Run Far Away From Rent the Runway Stock. It’s an Investor Trap.

Stocks to sell

Here’s what’s going on with Rent the Runway (NASDAQ:RENT). Some traders are desperately looking for the next red-hot meme stock or the next artificial intelligence stock. Targeting Rent the Runway stock is a terrible idea that will rob investors of their capital.

Just to recap, Rent the Runway allows people to rent clothing online. Ihor Dusaniwsky, managing director of predictive analytics at S3 Partners, observed “strong buying pressure on a low float stock” when the Rent the Runway share price soared earlier this year.

We’re talking about a roughly 360% share-price surge in one week. Yet, Rent the Runway stock is still far below its peak price from the 2021 hype cycle.

Perhaps that’s because the company isn’t in great financial condition — but as always, don’t just take my word for it. Instead, let the data inform your final assessment of Rent the Runway.

Rent the Runway’s Muted Expectations

Speaking of data, Rent the Runway’s fourth-quarter fiscal 2023 revenue only grew 0.5% year over year to $75.8 million. As you can surely deduce from this, Rent the Runway isn’t a particularly large company.

During that same time frame, Rent the Runway’s active subscriber count declined 1% and the company’s gross profit decreased 10.2%. Rent the Runway is unprofitable as the company incurred a $24.8 million net loss in Q4 FY2023.

What about the current fiscal year, though? Rent the Runway Chief Financial Officer (CFO) Sid Thacker declared, “We believe fiscal year 2024 will be a transformative year for Rent the Runway.”

At the same time, Rent the Runway only guided for “[r]evenue growth of between 1% to 6% versus fiscal year 2023.” Personally, I might call that magnitude of sales growth muted, rather than “transformative.”

Rent the Runway Soars for All the Wrong Reasons

Rent the Runway’s financial results and guidance shouldn’t inspire a frenzied share-buying spree. Yet, Rent the Runway stock briefly halted its long-term decline earlier this year and soared hundreds of percentage points.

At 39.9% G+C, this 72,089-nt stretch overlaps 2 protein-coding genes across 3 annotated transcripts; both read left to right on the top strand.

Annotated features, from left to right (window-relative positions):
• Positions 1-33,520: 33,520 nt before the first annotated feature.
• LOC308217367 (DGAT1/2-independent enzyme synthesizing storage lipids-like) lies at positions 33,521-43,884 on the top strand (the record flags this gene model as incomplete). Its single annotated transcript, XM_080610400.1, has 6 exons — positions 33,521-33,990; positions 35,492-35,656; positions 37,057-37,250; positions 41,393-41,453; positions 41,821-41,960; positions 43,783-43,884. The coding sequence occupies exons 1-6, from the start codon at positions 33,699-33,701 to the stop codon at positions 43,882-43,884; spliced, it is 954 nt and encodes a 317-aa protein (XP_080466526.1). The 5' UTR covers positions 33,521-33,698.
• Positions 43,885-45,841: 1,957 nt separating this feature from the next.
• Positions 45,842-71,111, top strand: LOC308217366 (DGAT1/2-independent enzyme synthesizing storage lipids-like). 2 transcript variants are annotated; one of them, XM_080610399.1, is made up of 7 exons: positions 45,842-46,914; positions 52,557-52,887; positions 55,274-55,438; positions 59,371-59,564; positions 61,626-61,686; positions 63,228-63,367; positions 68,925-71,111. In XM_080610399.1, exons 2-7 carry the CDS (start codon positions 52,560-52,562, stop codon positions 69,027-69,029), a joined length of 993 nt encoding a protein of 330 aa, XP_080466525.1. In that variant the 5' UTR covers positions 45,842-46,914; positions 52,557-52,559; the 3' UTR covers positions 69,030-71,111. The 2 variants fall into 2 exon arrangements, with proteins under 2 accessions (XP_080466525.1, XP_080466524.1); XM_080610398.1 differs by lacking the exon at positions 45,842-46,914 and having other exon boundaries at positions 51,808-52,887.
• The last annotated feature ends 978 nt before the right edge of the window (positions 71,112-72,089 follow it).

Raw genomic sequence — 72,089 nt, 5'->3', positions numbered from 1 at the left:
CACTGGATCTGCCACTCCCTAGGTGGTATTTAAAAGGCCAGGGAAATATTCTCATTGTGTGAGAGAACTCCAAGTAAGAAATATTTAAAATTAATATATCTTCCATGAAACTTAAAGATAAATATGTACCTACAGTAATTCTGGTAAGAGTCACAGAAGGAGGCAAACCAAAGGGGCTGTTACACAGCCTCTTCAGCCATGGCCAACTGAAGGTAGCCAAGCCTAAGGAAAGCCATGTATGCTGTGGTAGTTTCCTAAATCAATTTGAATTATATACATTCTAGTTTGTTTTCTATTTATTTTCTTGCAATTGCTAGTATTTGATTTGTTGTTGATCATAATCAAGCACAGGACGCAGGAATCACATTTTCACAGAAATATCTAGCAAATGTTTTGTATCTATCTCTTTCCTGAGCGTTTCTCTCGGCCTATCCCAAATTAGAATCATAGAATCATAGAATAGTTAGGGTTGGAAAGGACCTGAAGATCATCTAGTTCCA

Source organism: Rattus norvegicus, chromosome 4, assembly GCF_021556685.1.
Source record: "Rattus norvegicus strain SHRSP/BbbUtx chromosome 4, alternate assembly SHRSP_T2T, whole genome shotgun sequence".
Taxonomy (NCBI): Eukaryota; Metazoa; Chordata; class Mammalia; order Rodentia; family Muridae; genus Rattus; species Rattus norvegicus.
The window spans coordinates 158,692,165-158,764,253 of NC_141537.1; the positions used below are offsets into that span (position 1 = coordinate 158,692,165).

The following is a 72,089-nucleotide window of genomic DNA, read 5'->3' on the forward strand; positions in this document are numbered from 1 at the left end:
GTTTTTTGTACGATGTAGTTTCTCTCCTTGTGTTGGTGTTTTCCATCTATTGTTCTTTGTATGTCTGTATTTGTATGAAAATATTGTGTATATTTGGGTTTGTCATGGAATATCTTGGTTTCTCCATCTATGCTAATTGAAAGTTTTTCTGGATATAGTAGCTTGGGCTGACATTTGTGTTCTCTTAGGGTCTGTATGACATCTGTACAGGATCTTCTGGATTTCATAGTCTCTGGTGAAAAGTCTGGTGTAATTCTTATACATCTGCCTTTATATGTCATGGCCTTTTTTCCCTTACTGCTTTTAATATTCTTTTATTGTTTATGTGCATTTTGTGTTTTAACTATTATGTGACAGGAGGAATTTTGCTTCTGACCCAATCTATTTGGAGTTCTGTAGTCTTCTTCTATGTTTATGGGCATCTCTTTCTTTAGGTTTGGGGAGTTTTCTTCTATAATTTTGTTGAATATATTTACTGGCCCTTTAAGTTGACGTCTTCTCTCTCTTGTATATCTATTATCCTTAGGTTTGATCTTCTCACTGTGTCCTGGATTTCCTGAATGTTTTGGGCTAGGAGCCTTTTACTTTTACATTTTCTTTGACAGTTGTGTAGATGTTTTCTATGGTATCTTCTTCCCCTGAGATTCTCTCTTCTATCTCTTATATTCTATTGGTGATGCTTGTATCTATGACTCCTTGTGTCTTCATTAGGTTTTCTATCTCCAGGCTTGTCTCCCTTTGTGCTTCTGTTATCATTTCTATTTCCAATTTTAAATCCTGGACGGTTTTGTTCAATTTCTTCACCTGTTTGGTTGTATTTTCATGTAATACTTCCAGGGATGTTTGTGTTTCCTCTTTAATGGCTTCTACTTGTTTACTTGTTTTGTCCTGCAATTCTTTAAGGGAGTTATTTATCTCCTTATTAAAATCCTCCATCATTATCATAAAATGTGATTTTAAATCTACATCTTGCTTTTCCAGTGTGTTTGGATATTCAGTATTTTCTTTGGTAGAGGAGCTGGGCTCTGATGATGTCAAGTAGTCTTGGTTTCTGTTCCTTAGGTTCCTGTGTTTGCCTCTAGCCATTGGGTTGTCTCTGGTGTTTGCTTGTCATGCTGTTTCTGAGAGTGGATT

I don’t believe that Rent the Runway’s financials had anything to do with the share-price rally. Instead, I see two catalysts/culprits at work here.

First, there was the mid-May meme-stock rally that lifted the stock prices of GameStop (NYSE:GME), AMC Entertainment (NYSE:AMC) and others.

Eager traders seeking to ride the tide with low-float boats pick up some Rent the Runway stock, evidently. Meanwhile, the artificial intelligence craze is still in full effect in 2024, and everybody wants to front-run the “next” Nvidia (NASDAQ:NVDA).

It’s almost required by law that chief executives mention AI as often as possible nowadays. So, it’s no surprise that Rent the Runway Jennifer Hyman touted her company’s “AI search” feature for online clothing rentals.

Hyman also emphasized, “You’re either going to be a beneficiary of AI as a consumer-facing company or you’re going to die because of AI.”

Apparently, the market likes it when a chief executive mentions AI twice in one sentence.

Thus, Rent the Runway suddenly became the “poster girl for investors that believe AI can help small business and not just large behemoths,” according to Running Point Capital Advisors Chief Investment Officer Michael Ashley Schulman.

You can buy into the AI “poster girl” perspective if you want to. I’d prefer to focus on Rent the Runway’s actual financial data and sales guidance, which aren’t exciting enough to put on a poster.

Rent the Runway Stock: Run Away, Run Away!

Rent the Runway is an small e-commerce startup that got caught up in the meme-stock trade and the AI trend. Yet, it remains to be seen whether fiscal 2024 will actually be “transformative” for Rent the Runway.

Sensible investors shouldn’t feel a desperate need to find the next meme stock or AI-trend trade. To me, Rent the Runway isn’t the “poster girl” of anything, except perhaps the market’s search for shiny objects. Therefore, the best policy right now is to maintain a safe distance Rent the Runway stock.

On the date of publication, David Moadel did not have (either directly or indirectly) any positions in the securities mentioned in this article. The opinions expressed in this article are those of the writer, subject to the Publishing Guidelines.

David Moadel has provided compelling content – and crossed the occasional line – on behalf of Motley Fool, Crush the Street, Market Realist, TalkMarkets, TipRanks, Benzinga, and (of course) He also serves as the chief analyst and market researcher for Portfolio Wealth Global and hosts the popular financial YouTube channel Looking at the Markets.

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